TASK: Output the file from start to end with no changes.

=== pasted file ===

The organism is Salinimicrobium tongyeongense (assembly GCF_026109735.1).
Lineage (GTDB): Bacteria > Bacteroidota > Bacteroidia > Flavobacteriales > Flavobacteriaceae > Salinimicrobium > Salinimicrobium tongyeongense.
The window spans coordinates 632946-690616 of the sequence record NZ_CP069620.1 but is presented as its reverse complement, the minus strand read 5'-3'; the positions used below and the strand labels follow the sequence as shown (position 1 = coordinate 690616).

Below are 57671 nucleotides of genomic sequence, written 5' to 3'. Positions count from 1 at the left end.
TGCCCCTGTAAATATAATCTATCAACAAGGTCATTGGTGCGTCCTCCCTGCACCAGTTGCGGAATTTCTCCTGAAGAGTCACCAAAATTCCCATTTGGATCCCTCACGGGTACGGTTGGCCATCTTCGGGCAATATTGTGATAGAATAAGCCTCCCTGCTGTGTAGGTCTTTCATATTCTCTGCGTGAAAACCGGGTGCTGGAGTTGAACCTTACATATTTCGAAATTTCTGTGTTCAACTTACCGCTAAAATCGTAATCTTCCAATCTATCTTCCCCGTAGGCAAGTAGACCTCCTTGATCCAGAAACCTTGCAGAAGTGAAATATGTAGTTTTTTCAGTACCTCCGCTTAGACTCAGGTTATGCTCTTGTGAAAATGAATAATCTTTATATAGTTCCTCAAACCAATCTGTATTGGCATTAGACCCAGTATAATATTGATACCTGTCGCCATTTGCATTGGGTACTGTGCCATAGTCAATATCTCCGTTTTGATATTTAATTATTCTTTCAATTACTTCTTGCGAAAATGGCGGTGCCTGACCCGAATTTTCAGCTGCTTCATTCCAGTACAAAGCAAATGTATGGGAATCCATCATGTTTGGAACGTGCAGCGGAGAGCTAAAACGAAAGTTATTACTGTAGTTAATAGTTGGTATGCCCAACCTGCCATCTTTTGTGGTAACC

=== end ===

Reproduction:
The organism is Salinimicrobium tongyeongense (assembly GCF_026109735.1).
Lineage (GTDB): Bacteria > Bacteroidota > Bacteroidia > Flavobacteriales > Flavobacteriaceae > Salinimicrobium > Salinimicrobium tongyeongense.
The window spans coordinates 632946-690616 of the sequence record NZ_CP069620.1 but is presented as its reverse complement, the minus strand read 5'-3'; the positions used below and the strand labels follow the sequence as shown (position 1 = coordinate 690616).

Below are 57671 nucleotides of genomic sequence, written 5' to 3'. Positions count from 1 at the left end.
TGCCCCTGTAAATATAATCTATCAACAAGGTCATTGGTGCGTCCTCCCTGCACCAGTTGCGGAATTTCTCCTGAAGAGTCACCAAAATTCCCATTTGGATCCCTCACGGGTACGGTTGGCCATCTTCGGGCAATATTGTGATAGAATAAGCCTCCCTGCTGTGTAGGTCTTTCATATTCTCTGCGTGAAAACCGGGTGCTGGAGTTGAACCTTACATATTTCGAAATTTCTGTGTTCAACTTACCGCTAAAATCGTAATCTTCCAATCTATCTTCCCCGTAGGCAAGTAGACCTCCTTGATCCAGAAACCTTGCAGAAGTGAAATATGTAGTTTTTTCAGTACCTCCGCTTAGACTCAGGTTATGCTCTTGTGAAAATGAATAATCTTTATATAGTTCCTCAAACCAATCTGTATTGGCATTAGACCCAGTATAATATTGATACCTGTCGCCATTTGCATTGGGTACTGTGCCATAGTCAATATCTCCGTTTTGATATTTAATTATTCTTTCAATTACTTCTTGCGAAAATGGCGGTGCCTGACCCGAATTTTCAGCTGCTTCATTCCAGTACAAAGCAAATGTATGGGAATCCATCATGTTTGGAACGTGCAGCGGAGAGCTAAAACGAAAGTTATTACTGTAGTTAATAGTTGGTATGCCCAACCTGCCATCTTTTGTGGTAACC